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A forum for thought provoking questions & answers of a spiritual nature or as pertaining to the Urantia Papers.
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Mon Aug 24, 2015 4:24 am +0000

PLease, let me include this question:

(1397.5) 127:2.7 Jesus’ position was made more difficult because his mother and uncle, and even his younger brother James, all urged him to join the nationalist cause. All the better Jews of Nazareth had enlisted, and those young men who had not joined the movement would all enlist the moment Jesus changed his mind. He had but one wise counselor in all Nazareth, his old teacher, the chazan, who counseled him about his reply to the citizens’ committee of Nazareth when they came to ask for his answer to the public appeal which had been made. In all Jesus’ young life this was the very first time he had consciously resorted to public strategy. Theretofore, always had he depended upon a frank statement of truth to clarify the situation, but now he could not declare the full truth. He could not intimate that he was more than a man; he could not disclose his idea of the mission which awaited his attainment of a riper manhood. Despite these limitations his religious fealty and national loyalty were directly challenged. His family was in a turmoil, his youthful friends in division, and the entire Jewish contingent of the town in a hubbub. And to think that he was to blame for it all! And how innocent he had been of all intention to make trouble of any kind, much less a disturbance of this sort.

Please, when did this happen:

his old teacher, the chazan, who counseled him about his reply to the citizens’ committee of Nazareth when they came to ask for his answer to the public appeal which had been made.

Does it have to do with this passage?

(1366.5) 124:1.4 But trouble was again stirred up at school when one of the more backward pupils discovered Jesus drawing a charcoal picture of the teacher on the floor of the schoolroom. There it was, plain as day, and many of the elders had viewed it before the committee went to call on Joseph to demand that something be done to suppress the lawlessness of his eldest son. And though this was not the first time complaints had come to Joseph and Mary about the doings of their versatile and aggressive child, this was the most serious of all the accusations which had thus far been lodged against him. Jesus listened to the indictment of his artistic efforts for some time, being seated on a large stone just outside the back door. He resented their blaming his father for his alleged misdeeds; so in he marched, fearlessly confronting his accusers. The elders were thrown into confusion. Some were inclined to view the episode humorously, while one or two seemed to think the boy was sacrilegious if not blasphemous. Joseph was nonplused, Mary indignant, but Jesus insisted on being heard. He had his say, courageously defended his viewpoint, and with consummate self-control announced that he would abide by the decision of his father in this as in all other matters controversial. And the committee of elders departed in silence.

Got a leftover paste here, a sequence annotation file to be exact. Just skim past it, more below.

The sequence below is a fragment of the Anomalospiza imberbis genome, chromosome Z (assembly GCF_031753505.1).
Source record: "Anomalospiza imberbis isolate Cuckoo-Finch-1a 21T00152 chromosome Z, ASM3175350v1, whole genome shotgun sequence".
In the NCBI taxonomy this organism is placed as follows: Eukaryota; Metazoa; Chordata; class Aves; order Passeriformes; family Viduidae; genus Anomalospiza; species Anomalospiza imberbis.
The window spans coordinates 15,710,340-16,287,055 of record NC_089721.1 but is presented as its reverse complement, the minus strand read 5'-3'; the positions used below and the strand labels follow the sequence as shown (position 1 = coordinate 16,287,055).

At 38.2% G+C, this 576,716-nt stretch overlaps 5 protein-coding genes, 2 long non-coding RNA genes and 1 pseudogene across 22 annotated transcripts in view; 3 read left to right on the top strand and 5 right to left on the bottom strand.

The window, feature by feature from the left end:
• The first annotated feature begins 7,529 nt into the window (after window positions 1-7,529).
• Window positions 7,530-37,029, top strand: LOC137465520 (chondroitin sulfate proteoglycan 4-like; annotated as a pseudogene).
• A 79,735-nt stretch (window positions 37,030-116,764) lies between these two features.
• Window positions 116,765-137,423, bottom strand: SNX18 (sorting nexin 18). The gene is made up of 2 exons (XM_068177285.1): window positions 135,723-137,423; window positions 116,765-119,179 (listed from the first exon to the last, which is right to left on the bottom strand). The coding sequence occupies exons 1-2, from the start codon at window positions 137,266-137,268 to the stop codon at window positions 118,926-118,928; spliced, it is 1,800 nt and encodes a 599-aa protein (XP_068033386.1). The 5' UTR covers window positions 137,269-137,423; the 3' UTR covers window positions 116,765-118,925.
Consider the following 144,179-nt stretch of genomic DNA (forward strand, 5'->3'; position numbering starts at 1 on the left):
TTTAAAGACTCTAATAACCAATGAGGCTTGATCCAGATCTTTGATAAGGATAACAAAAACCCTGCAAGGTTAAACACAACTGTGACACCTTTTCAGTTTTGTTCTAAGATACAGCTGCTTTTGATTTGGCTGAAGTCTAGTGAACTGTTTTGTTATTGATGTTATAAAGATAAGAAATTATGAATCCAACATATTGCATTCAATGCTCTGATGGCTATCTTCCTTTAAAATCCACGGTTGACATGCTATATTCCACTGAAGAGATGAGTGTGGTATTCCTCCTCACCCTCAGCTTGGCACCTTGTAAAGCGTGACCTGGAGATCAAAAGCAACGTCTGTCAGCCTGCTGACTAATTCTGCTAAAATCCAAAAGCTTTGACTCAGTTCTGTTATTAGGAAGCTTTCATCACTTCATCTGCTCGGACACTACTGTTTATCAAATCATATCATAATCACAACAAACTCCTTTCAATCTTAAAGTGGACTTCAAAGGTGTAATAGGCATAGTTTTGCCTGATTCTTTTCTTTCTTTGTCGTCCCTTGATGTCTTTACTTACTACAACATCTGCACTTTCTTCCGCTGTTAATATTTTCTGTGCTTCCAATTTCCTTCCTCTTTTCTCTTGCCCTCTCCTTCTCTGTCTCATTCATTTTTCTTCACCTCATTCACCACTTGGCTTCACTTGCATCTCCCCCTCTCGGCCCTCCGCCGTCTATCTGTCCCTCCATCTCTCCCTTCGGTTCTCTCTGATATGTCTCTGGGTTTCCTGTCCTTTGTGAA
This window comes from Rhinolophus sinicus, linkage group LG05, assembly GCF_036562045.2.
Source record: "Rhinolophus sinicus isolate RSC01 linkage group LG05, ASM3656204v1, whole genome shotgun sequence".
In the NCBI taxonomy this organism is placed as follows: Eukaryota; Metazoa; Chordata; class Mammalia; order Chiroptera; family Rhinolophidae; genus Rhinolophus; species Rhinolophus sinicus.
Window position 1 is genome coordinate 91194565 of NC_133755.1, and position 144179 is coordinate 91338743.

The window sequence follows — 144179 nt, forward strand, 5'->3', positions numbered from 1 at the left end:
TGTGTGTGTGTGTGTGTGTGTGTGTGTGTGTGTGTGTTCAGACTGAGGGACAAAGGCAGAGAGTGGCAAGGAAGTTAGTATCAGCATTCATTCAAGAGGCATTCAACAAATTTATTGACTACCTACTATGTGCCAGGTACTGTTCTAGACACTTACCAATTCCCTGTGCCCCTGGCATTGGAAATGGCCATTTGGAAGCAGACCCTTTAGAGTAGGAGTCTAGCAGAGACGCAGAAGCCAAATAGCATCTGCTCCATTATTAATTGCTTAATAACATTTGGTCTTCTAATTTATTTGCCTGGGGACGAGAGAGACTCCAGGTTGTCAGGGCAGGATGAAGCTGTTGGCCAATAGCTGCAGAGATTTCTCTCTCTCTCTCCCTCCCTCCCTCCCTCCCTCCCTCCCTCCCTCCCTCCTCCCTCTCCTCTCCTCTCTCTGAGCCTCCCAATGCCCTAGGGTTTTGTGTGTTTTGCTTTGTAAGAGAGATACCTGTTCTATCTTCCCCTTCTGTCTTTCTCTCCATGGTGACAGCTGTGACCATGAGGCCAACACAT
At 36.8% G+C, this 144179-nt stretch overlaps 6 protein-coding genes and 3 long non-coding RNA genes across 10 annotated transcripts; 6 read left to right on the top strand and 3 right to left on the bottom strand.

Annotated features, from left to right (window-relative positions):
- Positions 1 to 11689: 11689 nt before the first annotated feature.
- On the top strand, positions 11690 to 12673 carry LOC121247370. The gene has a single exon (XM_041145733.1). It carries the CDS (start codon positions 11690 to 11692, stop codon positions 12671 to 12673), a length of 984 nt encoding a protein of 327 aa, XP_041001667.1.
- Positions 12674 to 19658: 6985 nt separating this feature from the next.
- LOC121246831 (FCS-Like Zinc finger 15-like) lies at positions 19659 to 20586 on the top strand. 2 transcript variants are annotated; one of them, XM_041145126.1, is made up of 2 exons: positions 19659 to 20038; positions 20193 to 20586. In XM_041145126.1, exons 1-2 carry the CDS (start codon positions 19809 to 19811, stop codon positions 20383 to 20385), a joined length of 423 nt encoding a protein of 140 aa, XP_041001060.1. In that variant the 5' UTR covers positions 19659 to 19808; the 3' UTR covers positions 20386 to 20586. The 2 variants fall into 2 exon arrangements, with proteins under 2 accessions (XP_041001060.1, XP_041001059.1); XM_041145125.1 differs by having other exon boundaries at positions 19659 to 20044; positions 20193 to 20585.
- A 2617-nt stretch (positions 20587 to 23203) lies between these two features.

Thank you.

Re: 127:2.7

Mon Aug 24, 2015 2:18 pm +0000

The counseling described happened during or concurrent with the event described. The chazzan was a mentor and teacher of Jesus for many years as the local synagogue teacher for the village youth and was quite taken by Jesus and, as I recall, hoped Jesus would become a great rabbi.

So, in this crisis when Jesus was pushed into a "declaration" of politics, even by his own mother and siblings, related to anti-Roman rhetoric and the pro-Jewish uprising movement, the chazzan helped Jesus formulate the response - that money was not the only or greatest issue, but his role as father/brother to his family trumped any "ambitions" he "might" have - this being true, yet not entirely truthful since he didn't subscribe to nationalism nor have any intention of being politicized by any such movement.

His old friend helped him "craft" a response that satisfied most everyone but was not actually full disclosure.


124:3.5 (1370.3) The chazan spent one evening each week with Jesus, helping him to master the Hebrew scriptures. He was greatly interested in the progress of his promising pupil; therefore was he willing to assist him in many ways. This Jewish pedagogue exerted a great influence upon this growing mind, but he was never able to comprehend why Jesus was so indifferent to all his suggestions regarding the prospects of going to Jerusalem to continue his education under the learned rabbis.

Re: 127:2.7

Mon Aug 24, 2015 3:00 pm +0000

Thank you so much!!!

Re: 127:2.7

Mon Aug 24, 2015 3:13 pm +0000

8) :wink: Always a pleasure to assist how I am able with such interesting and sincere questions my friend!!
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